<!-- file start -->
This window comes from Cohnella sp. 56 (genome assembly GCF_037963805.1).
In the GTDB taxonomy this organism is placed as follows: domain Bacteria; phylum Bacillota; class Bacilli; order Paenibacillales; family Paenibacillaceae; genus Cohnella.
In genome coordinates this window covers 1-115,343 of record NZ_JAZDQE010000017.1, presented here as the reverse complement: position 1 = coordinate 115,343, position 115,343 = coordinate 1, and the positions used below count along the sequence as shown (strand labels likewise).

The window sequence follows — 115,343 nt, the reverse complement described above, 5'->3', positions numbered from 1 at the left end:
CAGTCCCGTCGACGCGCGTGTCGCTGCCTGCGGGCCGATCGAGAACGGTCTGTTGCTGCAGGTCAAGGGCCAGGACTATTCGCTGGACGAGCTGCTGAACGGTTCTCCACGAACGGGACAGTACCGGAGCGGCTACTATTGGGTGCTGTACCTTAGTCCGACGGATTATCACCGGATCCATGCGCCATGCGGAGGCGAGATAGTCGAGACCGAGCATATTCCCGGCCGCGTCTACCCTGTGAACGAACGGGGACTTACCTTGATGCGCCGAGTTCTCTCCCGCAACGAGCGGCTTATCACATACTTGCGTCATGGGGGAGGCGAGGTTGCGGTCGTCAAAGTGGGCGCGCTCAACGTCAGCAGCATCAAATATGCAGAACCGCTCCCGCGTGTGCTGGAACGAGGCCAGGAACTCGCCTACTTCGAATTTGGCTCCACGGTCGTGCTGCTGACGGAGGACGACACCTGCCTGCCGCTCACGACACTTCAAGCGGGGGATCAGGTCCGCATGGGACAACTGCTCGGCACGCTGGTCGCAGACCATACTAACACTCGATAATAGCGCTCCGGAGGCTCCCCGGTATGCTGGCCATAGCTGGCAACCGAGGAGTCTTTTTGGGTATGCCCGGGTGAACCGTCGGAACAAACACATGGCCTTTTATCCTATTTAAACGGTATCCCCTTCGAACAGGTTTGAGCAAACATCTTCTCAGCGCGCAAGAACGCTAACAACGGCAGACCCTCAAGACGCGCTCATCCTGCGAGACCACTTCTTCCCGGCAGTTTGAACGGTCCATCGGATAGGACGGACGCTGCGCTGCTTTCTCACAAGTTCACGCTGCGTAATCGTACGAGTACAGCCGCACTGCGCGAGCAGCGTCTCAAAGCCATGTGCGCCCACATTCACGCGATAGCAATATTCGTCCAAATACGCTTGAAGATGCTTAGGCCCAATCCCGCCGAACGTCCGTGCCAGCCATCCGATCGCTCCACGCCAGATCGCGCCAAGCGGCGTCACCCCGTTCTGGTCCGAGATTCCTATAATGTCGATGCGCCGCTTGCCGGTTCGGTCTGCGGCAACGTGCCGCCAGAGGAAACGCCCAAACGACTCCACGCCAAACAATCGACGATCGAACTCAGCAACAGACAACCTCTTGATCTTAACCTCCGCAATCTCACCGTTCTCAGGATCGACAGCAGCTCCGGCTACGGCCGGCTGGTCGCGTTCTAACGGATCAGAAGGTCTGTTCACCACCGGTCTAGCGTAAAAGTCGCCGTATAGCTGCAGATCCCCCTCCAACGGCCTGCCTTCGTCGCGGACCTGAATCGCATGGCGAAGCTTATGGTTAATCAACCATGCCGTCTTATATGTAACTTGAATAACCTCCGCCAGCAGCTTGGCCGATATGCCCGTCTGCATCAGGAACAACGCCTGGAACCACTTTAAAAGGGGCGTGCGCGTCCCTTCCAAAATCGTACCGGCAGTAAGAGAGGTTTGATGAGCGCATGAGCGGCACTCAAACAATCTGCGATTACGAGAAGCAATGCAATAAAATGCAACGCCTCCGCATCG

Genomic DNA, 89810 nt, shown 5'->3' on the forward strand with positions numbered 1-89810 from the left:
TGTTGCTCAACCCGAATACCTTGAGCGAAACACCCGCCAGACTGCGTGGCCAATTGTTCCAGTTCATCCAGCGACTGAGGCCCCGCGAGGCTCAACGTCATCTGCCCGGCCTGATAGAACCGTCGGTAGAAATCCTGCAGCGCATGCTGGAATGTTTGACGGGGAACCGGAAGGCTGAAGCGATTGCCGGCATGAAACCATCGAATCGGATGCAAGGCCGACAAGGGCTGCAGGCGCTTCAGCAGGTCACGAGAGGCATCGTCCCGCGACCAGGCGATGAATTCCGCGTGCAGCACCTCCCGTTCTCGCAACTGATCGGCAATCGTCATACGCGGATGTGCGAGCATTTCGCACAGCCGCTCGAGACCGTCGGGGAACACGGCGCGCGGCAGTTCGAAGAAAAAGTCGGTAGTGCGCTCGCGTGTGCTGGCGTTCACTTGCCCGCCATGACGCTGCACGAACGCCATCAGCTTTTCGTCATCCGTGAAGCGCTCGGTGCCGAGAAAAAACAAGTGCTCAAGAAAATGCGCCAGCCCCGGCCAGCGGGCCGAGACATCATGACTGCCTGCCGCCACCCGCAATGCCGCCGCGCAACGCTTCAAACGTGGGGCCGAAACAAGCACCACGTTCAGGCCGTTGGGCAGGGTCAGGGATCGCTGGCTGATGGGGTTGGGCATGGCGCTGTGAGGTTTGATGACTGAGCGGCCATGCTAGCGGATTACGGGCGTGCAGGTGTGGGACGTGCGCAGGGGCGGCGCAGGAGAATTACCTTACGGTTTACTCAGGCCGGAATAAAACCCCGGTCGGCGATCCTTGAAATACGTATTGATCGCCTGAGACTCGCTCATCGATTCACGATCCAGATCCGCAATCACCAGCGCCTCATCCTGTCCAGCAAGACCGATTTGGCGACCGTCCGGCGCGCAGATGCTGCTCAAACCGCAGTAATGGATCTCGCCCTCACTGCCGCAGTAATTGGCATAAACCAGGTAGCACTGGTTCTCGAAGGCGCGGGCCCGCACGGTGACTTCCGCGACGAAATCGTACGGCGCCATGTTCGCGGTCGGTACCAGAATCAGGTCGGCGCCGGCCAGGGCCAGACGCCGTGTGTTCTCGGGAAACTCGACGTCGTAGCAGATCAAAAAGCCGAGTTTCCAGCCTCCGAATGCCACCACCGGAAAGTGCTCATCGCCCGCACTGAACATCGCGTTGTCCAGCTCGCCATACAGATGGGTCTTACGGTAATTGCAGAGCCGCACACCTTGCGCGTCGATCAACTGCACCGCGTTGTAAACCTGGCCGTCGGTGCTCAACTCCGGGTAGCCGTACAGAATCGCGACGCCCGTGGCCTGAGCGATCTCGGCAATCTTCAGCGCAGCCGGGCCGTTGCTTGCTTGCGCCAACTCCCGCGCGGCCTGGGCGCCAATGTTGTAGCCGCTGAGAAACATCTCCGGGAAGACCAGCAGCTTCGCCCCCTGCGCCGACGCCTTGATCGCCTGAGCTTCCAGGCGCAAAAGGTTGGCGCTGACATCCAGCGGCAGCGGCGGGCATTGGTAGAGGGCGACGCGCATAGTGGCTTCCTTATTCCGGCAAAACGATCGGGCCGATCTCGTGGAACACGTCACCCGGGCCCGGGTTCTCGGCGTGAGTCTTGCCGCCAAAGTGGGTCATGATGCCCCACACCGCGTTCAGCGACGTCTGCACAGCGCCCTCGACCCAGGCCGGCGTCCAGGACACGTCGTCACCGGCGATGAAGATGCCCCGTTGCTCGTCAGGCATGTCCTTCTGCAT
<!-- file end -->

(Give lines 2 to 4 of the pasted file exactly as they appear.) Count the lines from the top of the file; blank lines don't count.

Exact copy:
In the GTDB taxonomy this organism is placed as follows: domain Bacteria; phylum Bacillota; class Bacilli; order Paenibacillales; family Paenibacillaceae; genus Cohnella.
In genome coordinates this window covers 1-115,343 of record NZ_JAZDQE010000017.1, presented here as the reverse complement: position 1 = coordinate 115,343, position 115,343 = coordinate 1, and the positions used below count along the sequence as shown (strand labels likewise).

The window sequence follows — 115,343 nt, the reverse complement described above, 5'->3', positions numbered from 1 at the left end: